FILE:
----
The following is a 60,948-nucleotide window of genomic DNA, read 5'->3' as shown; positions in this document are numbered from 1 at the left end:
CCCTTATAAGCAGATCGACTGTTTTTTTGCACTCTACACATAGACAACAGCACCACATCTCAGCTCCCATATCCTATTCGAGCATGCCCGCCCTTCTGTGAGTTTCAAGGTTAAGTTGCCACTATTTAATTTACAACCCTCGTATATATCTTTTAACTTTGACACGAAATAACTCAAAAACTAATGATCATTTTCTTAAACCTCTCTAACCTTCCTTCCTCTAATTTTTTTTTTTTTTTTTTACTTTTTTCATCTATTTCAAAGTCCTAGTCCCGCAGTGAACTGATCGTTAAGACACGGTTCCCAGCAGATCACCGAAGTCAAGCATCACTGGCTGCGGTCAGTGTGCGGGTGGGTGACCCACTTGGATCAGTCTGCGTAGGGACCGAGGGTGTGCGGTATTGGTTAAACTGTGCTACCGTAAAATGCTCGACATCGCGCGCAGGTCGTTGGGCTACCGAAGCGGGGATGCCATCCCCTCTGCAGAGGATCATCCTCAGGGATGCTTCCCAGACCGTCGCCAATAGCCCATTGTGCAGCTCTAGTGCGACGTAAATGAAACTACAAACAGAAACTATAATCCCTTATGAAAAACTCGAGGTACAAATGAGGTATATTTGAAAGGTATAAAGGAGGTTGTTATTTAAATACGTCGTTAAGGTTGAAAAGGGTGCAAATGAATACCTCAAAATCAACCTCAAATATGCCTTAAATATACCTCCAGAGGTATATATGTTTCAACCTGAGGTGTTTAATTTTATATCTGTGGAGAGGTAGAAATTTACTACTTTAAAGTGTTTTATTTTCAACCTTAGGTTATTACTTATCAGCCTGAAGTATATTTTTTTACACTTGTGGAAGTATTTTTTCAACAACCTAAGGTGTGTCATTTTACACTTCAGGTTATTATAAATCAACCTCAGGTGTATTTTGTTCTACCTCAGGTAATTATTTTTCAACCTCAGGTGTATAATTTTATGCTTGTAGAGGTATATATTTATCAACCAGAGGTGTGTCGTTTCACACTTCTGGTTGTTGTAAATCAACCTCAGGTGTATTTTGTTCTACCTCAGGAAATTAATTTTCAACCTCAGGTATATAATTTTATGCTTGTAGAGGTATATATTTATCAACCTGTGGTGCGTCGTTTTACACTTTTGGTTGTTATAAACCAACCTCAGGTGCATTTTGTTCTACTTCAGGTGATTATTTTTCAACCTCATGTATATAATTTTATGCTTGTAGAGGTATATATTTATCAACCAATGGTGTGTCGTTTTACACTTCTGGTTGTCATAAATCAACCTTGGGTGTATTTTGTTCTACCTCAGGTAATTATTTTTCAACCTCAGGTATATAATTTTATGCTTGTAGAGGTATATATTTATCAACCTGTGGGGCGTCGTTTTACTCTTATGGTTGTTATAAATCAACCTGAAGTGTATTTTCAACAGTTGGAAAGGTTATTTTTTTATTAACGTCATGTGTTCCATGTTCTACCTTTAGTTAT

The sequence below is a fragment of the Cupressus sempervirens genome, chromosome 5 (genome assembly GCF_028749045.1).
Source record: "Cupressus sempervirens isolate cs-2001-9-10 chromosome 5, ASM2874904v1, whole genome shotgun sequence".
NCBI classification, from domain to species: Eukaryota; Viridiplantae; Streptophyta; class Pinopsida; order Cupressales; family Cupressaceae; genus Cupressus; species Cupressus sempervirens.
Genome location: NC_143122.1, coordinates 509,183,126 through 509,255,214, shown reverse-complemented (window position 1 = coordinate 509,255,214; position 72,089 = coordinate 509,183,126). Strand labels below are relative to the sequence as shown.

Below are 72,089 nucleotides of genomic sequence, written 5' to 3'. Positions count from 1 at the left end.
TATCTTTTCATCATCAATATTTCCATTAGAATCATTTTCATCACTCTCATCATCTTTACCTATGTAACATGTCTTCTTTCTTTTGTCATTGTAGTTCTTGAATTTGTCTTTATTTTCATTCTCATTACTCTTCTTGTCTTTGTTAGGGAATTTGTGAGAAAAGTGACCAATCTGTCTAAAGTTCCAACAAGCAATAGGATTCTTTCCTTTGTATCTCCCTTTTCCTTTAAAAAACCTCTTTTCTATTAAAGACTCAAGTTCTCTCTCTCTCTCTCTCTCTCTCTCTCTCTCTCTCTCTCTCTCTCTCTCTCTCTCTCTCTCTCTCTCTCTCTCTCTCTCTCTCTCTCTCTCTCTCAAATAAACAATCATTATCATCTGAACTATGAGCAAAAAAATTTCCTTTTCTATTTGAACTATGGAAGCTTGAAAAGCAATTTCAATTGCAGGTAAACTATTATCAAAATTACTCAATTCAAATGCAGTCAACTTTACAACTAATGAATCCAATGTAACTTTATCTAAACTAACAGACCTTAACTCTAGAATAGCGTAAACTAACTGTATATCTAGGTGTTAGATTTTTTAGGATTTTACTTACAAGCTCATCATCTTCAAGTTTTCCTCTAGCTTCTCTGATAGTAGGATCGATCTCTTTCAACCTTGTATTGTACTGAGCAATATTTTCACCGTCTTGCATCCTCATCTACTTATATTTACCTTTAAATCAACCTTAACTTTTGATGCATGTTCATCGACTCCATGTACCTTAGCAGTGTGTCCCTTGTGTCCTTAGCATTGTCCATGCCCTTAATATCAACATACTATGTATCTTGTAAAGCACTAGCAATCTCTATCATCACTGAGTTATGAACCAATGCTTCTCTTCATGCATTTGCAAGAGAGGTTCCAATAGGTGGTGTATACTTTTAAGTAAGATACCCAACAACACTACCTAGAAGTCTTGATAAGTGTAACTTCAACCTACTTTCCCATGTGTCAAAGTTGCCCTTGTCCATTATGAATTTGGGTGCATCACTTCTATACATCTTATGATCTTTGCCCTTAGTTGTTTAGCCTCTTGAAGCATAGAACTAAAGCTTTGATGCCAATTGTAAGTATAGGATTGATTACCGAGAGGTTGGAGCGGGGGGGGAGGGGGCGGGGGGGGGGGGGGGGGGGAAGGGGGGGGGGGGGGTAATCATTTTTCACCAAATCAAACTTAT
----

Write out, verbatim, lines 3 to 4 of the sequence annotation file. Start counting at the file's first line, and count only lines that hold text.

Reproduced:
The sequence below is a fragment of the Cupressus sempervirens genome, chromosome 5 (genome assembly GCF_028749045.1).
Source record: "Cupressus sempervirens isolate cs-2001-9-10 chromosome 5, ASM2874904v1, whole genome shotgun sequence".